• Take privates

Taking public companies private continues to be a highly popular strategy for PE. A total of forty-three take-privates have been announced or completed so far in 2023, identical to last year, which, according to Pitchbook, went on to record the highest take-private deal value in 15 years.

  • Reduced deal sizes have resulted in lower deal value

Deal sizes have contracted significantly due to the constrained lending environment for big LBOs. According to Pitchbook, the median deal size of 2023’s crop is $482.9 million, which compares with a median of $1.7 billion during the same span last year, dropping the combined value of take-private deals to $88.9 billion YTD versus $147.2 billion YTD in 2022. While down from H1 2022, this year’s activity marks a re-acceleration from H2 2022 when take privates slowed to just 32 deals and $44.8 billion in value. 

  • Add-ons

Add-ons are at the core of the PE buy-and-build playbook, and their share of all PE buyouts has risen steadily every year. A well-executed add-on can supply revenue and cost synergy that accelerates the top and bottom line for the acquiring platform company and creates value for the PE owner and potential buyer down the road.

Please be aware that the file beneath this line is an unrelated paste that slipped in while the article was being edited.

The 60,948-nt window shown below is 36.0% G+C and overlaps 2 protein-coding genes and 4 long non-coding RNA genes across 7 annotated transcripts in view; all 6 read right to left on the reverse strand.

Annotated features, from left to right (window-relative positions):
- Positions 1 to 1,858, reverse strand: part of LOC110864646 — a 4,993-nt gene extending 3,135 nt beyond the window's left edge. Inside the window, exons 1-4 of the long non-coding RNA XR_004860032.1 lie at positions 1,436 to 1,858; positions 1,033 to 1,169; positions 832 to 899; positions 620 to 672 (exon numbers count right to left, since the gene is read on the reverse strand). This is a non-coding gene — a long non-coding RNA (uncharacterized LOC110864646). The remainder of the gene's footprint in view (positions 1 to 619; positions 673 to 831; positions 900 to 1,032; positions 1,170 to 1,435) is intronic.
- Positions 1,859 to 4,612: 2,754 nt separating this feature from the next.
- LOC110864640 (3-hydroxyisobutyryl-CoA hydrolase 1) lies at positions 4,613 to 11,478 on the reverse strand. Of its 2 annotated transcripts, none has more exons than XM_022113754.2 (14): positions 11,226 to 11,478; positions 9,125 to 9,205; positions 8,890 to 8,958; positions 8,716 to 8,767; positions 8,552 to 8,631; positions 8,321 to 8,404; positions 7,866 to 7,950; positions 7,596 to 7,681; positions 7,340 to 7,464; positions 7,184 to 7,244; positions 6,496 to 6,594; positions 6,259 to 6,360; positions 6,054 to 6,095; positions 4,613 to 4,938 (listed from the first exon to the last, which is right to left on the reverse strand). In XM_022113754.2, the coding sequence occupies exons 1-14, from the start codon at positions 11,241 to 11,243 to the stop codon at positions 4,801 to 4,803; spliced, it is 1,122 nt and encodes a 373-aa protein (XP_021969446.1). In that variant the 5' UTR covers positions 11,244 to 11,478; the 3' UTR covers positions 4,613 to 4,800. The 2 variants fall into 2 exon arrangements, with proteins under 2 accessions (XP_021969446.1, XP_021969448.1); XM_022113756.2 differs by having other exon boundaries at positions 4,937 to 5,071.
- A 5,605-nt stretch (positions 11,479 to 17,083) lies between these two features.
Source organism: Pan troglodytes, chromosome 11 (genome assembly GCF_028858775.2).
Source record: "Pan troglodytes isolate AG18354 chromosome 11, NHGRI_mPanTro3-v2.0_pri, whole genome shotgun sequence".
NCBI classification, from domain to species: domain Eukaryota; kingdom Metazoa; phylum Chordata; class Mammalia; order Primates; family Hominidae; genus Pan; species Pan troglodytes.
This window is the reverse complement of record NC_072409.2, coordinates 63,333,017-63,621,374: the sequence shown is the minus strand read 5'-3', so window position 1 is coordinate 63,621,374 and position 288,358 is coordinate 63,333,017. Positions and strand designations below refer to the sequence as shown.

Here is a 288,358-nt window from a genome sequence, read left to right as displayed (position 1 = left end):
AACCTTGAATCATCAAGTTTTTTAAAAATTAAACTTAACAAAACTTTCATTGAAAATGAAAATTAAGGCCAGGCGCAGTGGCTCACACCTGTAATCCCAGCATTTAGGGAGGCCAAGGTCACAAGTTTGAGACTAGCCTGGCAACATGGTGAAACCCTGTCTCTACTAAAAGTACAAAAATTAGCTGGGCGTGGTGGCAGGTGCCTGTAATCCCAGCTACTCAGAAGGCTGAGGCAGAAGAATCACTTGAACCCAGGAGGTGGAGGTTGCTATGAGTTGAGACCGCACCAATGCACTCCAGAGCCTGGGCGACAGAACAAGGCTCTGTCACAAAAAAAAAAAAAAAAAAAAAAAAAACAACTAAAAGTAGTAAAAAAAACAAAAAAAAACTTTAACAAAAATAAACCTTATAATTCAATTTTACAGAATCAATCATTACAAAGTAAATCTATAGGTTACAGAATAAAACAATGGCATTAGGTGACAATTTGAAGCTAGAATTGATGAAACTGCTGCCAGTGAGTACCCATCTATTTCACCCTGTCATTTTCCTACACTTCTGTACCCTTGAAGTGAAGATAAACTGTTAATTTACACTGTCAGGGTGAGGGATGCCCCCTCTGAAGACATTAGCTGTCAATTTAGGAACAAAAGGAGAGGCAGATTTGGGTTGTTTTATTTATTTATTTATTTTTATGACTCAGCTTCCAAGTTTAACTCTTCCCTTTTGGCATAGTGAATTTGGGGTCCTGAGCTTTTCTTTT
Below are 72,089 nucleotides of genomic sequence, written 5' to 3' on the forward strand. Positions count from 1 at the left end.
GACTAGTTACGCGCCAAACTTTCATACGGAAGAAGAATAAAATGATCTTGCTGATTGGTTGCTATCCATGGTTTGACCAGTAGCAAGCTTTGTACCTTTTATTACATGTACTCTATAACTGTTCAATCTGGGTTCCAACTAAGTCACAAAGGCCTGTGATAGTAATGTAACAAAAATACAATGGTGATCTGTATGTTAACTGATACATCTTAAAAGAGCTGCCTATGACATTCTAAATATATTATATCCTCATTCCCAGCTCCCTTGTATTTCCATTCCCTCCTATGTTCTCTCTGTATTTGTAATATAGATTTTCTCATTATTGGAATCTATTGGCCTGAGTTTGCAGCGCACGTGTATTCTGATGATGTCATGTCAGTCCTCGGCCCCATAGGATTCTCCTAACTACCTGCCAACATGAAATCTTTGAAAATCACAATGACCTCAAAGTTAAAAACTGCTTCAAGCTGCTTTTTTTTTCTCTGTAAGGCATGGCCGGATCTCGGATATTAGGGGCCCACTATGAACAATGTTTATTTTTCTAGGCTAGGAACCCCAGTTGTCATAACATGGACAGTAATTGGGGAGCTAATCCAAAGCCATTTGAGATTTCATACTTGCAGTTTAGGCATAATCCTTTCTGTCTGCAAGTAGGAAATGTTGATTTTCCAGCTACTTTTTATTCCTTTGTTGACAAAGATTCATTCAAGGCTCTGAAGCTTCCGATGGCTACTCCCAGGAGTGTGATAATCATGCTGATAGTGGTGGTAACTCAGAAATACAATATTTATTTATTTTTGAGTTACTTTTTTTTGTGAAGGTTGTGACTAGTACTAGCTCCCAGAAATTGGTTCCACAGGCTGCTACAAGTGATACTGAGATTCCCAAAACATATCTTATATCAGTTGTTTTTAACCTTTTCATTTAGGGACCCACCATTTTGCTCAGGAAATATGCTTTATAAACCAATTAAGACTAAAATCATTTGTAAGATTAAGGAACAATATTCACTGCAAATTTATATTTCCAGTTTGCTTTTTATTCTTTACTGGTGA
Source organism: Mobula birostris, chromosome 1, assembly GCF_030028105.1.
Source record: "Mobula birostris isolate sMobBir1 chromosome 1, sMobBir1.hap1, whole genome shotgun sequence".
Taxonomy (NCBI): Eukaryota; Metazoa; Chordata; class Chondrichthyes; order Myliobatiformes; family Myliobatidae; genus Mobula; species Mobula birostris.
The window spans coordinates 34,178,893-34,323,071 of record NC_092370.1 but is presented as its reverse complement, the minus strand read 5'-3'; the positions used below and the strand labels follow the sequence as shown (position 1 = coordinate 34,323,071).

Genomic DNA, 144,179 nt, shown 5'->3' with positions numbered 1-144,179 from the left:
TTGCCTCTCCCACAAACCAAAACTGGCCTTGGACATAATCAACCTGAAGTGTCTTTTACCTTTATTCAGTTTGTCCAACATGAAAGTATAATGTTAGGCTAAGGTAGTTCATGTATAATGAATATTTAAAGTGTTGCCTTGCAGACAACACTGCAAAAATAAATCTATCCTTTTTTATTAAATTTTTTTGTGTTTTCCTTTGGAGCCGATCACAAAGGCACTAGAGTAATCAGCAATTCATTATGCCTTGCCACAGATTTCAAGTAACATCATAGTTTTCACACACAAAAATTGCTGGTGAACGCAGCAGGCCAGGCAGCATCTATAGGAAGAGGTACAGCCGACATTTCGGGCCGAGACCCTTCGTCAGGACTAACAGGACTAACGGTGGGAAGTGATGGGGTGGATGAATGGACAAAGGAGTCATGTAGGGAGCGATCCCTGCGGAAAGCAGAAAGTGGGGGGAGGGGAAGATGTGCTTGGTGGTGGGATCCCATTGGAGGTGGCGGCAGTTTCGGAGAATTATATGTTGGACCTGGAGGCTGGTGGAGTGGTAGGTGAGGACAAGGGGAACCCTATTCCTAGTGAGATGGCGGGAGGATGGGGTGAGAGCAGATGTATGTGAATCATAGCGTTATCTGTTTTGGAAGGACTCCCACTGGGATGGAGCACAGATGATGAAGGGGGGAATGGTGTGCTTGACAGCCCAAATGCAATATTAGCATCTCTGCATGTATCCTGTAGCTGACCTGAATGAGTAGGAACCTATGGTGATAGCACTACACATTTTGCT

Historically, add-ons have always been easy to finance, but in 2022 and so far in 2023, growth has been off the charts. In the US, add-ons as a share of all buyouts expanded by nearly four full percentage points in 2022 from 72.5% in 2021 to 76.5% before adding another point-and-a-half in the first six months of 2023 to stand at 78.0% currently.

Add-ons have been instrumental in keeping the PE wheel spinning during this period of tight credit and market dislocation. They allow PE sponsors to continue deploying capital while taking down deal size and biding time until lending markets can support larger platform buyouts.

  • What does this mean for investor-led businesses in the US

It is clear from Pitchbook’s report that PE firms have kept buying, building and selling despite the tough lending environment. The macro trends that we are seeing in Europe are also translating to the US market, albeit on a larger scale.